24 Feb 2021

24 Feb 2021

Review status: this preprint is currently under review for the journal ANGEO.

Foreshock cavitons and spontaneous hot flow anomalies: A statistical study with a global hybrid-Vlasov simulation

Vertti Tarvus1, Lucile Turc1, Markus Battarbee1, Jonas Suni1, Xóchitl Blanco-Cano2, Urs Ganse1, Yann Pfau-Kempf1, Markku Alho1, Maxime Dubart1, Maxime Grandin1, Andreas Johlander1, Konstantinos Papadakis1, and Minna Palmroth1,3 Vertti Tarvus et al.
  • 1Department of Physics, University of Helsinki, Helsinki, Finland
  • 2Instituto de Geofísica, Universidad Nacional Autónoma de México, Mexico City, Mexico
  • 3Finnish Meteorological Institute, Helsinki, Finland

Abstract. The foreshock located upstream of Earth's bow shock hosts a wide variety of phenomena related to the reflection of solar wind particles from the bow shock and the subsequent formation of ultra-low frequency (ULF) waves. In this work, we investigate foreshock cavitons, which are transient structures resulting from the non-linear evolution of ULF waves, and spontaneous hot flow anomalies (SHFAs), which evolve from cavitons as they accumulate suprathermal ions while being carried to the bow shock by the solar wind. Using the global hybrid-Vlasov simulation model Vlasiator, we have conducted a statistical study in which we track the motion of individual cavitons and SHFAs in order to examine their properties and evolution. In our simulation run where the interplanetary magnetic field (IMF) is directed at a sunward-southward angle of 45 degrees, continuous formation of cavitons is found up to ~ 11 Earth radii (RE) from the bow shock (along the IMF direction), and caviton-to-SHFA evolution takes place within ~ 2 RE from the shock. A third of the cavitons in our run evolve into SHFAs, and we find a comparable amount of SHFAs forming independently near the bow shock. We compare the properties of cavitons and SHFAs to prior spacecraft observations and simulations, finding good agreement. We also investigate the variation of the properties as a function of position in the foreshock, showing that the transients close to the bow shock are associated with larger depletions in the plasma density and magnetic field magnitude, along with larger increases in the plasma temperature and the level of bulk flow deflection. Our measurements of the propagation velocities of cavitons and SHFAs agree with earlier studies, showing that the transients propagate sunward in the solar wind rest frame. We show that SHFAs have a greater solar wind rest frame propagation speed than cavitons, which is related to an increase in the magnetosonic speed near the bow shock.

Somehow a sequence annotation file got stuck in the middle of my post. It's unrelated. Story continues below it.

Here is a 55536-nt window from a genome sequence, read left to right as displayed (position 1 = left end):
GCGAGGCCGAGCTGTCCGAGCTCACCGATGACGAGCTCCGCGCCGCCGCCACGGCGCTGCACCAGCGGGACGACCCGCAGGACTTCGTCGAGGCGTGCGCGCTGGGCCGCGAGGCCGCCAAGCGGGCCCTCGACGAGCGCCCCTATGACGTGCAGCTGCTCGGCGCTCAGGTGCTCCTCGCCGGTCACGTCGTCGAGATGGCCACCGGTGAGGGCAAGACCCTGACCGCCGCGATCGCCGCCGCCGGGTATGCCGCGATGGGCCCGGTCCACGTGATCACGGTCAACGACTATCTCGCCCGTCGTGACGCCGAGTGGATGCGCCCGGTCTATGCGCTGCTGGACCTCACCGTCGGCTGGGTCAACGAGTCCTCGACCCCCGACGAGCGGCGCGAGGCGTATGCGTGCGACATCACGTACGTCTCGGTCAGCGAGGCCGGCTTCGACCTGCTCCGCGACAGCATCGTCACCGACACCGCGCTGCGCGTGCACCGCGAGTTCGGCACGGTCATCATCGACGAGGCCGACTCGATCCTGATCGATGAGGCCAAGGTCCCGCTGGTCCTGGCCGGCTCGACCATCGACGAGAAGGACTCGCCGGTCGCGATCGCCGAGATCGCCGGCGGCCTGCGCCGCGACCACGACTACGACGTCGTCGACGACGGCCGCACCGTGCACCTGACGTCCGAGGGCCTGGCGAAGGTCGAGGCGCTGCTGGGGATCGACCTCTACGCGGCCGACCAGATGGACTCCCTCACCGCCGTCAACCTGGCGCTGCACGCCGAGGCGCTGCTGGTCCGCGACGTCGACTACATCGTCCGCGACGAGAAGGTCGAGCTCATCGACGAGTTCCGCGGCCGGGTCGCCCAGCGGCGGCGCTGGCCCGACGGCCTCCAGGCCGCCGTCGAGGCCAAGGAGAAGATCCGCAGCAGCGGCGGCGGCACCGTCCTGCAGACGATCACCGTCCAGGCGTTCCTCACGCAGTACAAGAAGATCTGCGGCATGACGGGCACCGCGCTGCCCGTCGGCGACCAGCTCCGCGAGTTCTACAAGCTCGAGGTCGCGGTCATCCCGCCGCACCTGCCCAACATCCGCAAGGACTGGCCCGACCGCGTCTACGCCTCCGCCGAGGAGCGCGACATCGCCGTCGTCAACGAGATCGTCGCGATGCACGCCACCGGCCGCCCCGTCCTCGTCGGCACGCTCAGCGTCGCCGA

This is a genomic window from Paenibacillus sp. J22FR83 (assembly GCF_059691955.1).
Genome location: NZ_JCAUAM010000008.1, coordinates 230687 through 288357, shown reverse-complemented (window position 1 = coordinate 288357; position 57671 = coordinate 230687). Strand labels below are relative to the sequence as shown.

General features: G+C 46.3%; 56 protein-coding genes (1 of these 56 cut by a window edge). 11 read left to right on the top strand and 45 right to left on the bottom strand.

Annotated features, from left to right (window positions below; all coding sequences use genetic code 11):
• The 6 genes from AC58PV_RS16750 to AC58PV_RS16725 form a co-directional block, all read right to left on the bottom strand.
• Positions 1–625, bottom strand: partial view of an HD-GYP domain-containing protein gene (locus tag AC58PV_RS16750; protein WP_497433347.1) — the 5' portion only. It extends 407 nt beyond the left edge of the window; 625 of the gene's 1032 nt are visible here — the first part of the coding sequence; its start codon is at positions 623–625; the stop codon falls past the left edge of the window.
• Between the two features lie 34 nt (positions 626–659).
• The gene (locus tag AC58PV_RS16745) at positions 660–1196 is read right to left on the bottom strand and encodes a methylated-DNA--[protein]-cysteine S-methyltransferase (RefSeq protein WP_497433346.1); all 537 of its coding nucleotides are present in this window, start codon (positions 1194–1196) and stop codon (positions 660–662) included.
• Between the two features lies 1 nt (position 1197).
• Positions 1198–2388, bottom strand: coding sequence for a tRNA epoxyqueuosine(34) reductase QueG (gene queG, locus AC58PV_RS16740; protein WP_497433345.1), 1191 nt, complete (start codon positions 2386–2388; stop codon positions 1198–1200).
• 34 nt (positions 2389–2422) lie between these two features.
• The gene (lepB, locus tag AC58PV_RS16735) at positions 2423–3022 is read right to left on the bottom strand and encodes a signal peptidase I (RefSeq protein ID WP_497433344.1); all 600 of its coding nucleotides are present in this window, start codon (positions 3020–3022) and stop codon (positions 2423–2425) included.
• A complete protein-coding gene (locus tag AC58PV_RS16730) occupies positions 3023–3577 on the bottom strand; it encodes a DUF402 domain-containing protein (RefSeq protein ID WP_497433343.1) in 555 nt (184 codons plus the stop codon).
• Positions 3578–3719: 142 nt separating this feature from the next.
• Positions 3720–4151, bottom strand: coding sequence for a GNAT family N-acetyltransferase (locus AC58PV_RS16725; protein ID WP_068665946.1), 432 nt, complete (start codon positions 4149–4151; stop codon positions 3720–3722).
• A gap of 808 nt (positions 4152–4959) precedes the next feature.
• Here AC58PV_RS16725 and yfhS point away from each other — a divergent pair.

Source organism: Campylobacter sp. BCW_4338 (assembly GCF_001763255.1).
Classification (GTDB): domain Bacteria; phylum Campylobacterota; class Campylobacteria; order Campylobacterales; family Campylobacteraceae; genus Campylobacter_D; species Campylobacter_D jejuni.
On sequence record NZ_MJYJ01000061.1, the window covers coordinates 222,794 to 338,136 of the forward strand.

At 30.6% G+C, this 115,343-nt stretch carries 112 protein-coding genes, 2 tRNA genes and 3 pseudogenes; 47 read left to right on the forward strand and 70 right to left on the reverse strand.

Vertti Tarvus et al.

Status: final response (author comments only)

Comment types: AC – author | RC – referee | CC – community | EC – editor | CEC – chief editor | : Report abuse
  • RC1: 'Comment on angeo-2020-87', Anonymous Referee #1, 26 Mar 2021
  • RC2: 'Comment on angeo-2020-87', Anonymous Referee #2, 23 Apr 2021

Vertti Tarvus et al.

Model code and software

Vlasiator: hybrid-Vlasov simulation code Minna Palmroth and the Vlasiator team

Analysator: python analysis toolkit Markus Battarbee and the Vlasiator team

Vertti Tarvus et al.


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